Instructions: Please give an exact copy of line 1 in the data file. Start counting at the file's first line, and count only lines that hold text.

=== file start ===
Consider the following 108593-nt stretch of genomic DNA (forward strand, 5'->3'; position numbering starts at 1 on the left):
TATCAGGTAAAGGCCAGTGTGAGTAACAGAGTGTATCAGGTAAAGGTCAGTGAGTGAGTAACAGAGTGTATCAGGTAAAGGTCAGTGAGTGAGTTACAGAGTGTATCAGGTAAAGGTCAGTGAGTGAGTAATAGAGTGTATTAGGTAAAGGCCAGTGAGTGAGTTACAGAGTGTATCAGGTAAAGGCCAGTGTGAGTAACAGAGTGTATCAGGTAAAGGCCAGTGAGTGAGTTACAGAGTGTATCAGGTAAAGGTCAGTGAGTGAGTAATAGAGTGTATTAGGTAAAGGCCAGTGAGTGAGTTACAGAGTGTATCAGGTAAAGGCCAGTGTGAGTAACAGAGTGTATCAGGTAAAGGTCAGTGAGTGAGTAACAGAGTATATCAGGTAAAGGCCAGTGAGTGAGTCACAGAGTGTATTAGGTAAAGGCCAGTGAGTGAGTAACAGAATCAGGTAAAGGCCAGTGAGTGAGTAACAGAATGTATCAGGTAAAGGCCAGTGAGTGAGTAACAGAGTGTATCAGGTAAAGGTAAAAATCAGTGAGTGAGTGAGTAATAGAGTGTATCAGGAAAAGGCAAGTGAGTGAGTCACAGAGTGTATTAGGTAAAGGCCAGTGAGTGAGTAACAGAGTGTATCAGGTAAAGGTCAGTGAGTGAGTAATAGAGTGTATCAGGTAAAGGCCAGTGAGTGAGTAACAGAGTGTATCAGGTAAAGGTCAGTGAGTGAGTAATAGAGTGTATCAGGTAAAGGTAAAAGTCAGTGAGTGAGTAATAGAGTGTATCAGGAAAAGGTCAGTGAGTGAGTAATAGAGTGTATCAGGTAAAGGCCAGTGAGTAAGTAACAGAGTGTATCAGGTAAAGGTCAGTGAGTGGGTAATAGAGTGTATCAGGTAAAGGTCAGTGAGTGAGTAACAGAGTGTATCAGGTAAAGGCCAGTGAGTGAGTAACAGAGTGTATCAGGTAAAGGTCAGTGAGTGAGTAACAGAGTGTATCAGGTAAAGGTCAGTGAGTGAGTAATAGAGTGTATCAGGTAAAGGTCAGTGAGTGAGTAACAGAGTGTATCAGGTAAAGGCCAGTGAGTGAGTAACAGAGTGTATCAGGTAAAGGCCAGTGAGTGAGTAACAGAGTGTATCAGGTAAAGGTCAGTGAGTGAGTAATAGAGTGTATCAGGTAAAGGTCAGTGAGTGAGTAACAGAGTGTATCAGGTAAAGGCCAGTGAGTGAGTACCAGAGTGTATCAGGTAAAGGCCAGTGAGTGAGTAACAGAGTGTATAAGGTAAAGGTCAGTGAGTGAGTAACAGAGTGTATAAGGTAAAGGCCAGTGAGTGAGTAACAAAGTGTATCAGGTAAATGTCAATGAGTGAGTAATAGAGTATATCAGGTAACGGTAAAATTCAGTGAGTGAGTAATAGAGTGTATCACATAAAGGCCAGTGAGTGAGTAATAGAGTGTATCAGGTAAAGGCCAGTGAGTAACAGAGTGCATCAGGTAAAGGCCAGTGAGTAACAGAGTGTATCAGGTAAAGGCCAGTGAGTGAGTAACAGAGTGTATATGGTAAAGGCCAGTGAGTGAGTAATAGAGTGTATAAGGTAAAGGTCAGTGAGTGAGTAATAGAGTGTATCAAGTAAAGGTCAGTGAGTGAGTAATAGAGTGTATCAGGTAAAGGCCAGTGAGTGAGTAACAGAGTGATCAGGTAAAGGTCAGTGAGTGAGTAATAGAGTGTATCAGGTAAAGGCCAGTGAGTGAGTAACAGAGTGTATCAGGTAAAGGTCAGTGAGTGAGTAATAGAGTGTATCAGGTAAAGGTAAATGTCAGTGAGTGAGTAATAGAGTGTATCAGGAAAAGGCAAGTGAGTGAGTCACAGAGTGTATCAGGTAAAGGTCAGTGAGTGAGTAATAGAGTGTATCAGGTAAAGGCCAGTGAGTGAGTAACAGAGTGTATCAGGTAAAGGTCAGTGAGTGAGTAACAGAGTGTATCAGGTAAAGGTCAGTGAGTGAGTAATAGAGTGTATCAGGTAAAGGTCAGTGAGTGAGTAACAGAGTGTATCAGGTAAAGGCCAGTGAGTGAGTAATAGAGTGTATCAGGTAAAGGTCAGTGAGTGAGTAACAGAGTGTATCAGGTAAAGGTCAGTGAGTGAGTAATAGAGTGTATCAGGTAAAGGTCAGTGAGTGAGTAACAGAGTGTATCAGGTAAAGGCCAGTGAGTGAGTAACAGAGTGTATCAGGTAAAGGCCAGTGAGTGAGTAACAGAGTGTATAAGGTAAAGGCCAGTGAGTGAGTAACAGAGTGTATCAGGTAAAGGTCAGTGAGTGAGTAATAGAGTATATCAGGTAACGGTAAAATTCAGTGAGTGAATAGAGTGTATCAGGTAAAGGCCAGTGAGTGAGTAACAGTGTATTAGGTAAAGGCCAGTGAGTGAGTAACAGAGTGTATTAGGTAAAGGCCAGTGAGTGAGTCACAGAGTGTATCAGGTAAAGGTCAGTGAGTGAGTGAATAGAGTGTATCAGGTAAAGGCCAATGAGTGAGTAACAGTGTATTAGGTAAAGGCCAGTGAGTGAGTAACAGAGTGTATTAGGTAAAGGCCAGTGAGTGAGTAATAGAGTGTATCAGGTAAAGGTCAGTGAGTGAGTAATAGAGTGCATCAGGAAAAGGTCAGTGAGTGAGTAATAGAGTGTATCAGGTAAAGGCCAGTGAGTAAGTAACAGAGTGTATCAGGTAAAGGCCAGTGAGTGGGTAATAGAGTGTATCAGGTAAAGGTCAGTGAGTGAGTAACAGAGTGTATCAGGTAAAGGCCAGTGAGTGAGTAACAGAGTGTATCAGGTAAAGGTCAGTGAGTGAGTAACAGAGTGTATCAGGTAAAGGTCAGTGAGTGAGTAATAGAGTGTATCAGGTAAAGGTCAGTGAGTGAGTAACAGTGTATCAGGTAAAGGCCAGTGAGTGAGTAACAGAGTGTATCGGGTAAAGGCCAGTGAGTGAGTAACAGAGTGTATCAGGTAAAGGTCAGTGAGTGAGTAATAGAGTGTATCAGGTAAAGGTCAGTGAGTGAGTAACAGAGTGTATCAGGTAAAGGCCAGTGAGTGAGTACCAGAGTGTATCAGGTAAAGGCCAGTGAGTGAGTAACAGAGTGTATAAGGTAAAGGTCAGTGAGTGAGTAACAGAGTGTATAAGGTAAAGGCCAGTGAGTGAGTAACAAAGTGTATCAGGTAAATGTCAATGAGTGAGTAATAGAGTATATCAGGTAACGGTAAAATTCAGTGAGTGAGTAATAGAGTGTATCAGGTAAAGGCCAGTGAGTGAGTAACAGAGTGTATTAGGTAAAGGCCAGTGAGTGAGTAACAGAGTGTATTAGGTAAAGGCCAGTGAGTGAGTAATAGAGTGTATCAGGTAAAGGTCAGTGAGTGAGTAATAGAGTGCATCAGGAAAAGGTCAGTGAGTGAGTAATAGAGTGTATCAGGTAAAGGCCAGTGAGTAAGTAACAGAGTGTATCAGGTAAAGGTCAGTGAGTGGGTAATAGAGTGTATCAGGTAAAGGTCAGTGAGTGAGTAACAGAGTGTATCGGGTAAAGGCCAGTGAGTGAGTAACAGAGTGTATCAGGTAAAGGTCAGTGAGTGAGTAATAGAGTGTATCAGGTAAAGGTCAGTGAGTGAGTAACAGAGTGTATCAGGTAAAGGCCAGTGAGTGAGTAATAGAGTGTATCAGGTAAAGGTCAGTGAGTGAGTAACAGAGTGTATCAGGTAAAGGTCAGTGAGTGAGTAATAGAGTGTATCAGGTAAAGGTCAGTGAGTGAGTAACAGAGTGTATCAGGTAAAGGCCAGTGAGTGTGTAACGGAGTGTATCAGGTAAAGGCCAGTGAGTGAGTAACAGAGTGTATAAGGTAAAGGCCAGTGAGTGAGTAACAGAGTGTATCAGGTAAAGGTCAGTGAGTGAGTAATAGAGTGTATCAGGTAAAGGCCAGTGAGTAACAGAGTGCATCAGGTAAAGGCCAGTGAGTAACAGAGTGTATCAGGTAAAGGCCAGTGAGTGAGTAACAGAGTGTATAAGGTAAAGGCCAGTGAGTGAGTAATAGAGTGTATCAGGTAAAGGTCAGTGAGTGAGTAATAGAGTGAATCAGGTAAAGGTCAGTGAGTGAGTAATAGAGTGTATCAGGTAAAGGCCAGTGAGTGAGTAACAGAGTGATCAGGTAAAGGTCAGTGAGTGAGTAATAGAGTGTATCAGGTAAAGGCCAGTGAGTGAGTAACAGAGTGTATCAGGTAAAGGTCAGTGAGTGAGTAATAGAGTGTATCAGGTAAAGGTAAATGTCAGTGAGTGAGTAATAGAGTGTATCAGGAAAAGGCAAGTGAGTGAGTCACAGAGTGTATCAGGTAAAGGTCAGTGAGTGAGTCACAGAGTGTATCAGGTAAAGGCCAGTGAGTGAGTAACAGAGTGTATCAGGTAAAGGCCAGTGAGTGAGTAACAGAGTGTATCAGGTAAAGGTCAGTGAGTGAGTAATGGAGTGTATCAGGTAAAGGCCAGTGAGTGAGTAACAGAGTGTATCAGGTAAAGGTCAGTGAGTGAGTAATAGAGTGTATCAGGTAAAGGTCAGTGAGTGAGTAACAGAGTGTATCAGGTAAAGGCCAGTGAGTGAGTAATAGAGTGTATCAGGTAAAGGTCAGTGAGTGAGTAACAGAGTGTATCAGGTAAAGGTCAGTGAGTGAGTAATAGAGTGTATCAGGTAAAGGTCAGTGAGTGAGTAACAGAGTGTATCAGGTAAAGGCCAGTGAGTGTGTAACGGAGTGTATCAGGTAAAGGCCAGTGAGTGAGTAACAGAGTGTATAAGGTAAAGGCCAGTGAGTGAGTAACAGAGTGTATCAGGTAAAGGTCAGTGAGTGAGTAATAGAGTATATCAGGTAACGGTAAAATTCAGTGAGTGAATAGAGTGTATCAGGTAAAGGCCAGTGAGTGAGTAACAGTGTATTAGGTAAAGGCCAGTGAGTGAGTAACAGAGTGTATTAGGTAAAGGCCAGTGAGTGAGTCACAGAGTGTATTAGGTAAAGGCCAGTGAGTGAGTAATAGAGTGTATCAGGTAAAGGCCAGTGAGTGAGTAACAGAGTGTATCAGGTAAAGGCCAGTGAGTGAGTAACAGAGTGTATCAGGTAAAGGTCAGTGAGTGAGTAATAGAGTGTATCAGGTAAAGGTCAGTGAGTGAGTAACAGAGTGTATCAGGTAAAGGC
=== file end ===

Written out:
Consider the following 108593-nt stretch of genomic DNA (forward strand, 5'->3'; position numbering starts at 1 on the left):